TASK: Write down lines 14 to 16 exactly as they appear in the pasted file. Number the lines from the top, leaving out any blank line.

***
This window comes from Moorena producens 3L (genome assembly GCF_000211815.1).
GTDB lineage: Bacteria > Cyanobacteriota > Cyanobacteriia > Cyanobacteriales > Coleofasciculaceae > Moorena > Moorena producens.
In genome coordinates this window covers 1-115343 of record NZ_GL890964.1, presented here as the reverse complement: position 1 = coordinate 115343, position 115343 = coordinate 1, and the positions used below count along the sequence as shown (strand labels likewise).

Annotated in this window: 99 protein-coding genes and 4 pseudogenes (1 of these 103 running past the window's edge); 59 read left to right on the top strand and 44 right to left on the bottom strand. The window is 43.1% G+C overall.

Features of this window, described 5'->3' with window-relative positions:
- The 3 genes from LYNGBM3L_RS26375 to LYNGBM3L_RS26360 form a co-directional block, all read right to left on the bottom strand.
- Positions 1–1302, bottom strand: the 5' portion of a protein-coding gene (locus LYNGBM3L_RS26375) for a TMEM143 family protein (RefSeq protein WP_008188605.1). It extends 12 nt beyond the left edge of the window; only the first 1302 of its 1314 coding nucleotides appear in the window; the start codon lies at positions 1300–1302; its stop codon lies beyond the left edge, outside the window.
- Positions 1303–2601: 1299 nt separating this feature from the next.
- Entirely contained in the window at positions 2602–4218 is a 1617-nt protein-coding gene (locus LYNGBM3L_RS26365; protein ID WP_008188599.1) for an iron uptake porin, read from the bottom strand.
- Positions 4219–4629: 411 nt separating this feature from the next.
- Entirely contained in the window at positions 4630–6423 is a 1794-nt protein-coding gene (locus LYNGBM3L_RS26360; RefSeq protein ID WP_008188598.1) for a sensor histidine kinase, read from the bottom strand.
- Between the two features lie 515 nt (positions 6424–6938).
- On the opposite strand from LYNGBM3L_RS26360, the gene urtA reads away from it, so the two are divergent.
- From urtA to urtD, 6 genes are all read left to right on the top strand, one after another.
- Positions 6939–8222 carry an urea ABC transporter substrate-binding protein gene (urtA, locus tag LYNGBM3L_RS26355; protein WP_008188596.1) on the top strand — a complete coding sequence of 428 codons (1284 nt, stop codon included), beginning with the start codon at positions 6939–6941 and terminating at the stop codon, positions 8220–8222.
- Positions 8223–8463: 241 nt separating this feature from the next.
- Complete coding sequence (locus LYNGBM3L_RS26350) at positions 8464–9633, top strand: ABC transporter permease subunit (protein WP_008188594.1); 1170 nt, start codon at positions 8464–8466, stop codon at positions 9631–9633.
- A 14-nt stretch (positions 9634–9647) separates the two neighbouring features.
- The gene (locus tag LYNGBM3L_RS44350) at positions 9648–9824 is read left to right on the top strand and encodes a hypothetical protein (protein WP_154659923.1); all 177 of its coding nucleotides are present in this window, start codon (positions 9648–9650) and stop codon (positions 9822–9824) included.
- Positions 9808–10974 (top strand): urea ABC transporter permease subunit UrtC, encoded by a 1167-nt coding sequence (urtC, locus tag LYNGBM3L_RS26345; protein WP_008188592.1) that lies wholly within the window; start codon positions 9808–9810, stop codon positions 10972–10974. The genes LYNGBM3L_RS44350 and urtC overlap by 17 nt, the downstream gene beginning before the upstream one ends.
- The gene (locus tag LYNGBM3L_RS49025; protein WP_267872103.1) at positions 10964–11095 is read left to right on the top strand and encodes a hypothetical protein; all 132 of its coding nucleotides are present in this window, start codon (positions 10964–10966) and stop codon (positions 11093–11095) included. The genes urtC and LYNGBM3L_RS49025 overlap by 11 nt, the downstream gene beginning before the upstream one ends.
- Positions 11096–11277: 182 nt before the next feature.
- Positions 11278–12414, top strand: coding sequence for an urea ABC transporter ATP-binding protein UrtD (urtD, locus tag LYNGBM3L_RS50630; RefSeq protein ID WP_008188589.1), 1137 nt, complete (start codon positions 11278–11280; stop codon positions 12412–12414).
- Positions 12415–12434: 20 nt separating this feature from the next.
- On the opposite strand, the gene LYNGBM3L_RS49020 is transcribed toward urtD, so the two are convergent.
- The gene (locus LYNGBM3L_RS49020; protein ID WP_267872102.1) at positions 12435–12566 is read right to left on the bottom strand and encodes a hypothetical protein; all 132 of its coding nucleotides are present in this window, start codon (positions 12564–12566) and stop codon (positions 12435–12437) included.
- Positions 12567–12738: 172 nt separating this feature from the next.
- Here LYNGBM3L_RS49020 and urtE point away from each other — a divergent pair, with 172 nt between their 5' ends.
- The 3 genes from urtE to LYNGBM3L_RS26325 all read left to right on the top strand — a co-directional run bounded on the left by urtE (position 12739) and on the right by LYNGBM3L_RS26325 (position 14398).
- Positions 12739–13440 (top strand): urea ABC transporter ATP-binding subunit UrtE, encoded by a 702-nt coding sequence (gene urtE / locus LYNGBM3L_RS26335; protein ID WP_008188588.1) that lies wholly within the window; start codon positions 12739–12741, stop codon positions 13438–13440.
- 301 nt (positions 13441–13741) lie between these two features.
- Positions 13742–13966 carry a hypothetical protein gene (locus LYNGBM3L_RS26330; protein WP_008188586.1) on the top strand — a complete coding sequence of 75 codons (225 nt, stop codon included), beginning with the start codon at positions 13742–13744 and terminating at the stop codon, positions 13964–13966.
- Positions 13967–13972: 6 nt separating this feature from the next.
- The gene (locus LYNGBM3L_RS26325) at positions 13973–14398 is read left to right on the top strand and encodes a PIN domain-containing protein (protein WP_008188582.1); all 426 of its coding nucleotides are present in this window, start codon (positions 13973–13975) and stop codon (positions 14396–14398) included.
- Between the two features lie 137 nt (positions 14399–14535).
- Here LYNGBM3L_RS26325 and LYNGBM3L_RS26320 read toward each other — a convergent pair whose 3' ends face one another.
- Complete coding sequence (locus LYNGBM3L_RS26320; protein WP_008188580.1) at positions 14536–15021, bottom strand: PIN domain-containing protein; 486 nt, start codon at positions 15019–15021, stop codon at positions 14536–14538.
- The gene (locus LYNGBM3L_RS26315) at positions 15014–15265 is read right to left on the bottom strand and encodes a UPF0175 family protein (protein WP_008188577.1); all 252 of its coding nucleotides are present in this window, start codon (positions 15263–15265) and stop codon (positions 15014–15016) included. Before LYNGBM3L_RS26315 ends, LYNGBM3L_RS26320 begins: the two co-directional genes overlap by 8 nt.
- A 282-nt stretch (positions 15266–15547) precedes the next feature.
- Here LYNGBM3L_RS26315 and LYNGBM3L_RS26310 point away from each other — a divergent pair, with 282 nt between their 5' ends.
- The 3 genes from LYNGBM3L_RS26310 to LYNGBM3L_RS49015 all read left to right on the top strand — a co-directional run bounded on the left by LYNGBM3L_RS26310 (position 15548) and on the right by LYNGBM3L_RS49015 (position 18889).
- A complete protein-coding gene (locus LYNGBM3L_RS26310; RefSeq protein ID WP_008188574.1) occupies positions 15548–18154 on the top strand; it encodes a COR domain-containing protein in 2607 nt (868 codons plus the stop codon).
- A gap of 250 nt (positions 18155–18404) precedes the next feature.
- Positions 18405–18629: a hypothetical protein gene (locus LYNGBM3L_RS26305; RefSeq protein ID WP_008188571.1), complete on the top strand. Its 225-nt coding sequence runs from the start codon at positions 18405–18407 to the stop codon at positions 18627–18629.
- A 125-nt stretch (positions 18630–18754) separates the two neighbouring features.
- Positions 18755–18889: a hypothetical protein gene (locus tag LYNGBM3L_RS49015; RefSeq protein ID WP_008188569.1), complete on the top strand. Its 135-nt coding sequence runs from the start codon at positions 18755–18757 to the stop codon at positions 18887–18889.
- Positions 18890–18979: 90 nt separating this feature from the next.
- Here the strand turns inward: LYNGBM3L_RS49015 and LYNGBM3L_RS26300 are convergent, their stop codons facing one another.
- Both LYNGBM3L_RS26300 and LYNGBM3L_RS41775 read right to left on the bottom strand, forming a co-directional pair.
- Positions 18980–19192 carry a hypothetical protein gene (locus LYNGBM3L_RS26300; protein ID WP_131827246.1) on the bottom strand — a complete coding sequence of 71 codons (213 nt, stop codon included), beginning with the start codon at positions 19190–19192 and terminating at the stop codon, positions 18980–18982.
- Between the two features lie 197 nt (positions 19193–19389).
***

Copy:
- From urtA to urtD, 6 genes are all read left to right on the top strand, one after another.
- Positions 6939–8222 carry an urea ABC transporter substrate-binding protein gene (urtA, locus tag LYNGBM3L_RS26355; protein WP_008188596.1) on the top strand — a complete coding sequence of 428 codons (1284 nt, stop codon included), beginning with the start codon at positions 6939–6941 and terminating at the stop codon, positions 8220–8222.
- Positions 8223–8463: 241 nt separating this feature from the next.